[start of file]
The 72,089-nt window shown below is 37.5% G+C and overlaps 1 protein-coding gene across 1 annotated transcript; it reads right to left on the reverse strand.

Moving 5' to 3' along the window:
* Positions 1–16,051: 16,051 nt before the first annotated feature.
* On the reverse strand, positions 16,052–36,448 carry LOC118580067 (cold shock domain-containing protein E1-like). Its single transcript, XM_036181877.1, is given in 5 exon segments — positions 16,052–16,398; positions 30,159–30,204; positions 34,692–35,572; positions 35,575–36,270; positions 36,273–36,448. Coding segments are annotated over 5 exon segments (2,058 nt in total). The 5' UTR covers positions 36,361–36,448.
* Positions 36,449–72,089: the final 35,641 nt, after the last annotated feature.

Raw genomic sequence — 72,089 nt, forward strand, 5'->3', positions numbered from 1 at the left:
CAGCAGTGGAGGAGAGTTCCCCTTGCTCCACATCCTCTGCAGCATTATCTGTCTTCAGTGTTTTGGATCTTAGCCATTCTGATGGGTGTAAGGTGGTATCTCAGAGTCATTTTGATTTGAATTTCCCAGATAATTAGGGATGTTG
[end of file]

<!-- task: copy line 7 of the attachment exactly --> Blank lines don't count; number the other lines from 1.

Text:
CAGCAGTGGAGGAGAGTTCCCCTTGCTCCACATCCTCTGCAGCATTATCTGTCTTCAGTGTTTTGGATCTTAGCCATTCTGATGGGTGTAAGGTGGTATCTCAGAGTCATTTTGATTTGAATTTCCCAGATAATTAGGGATGTTG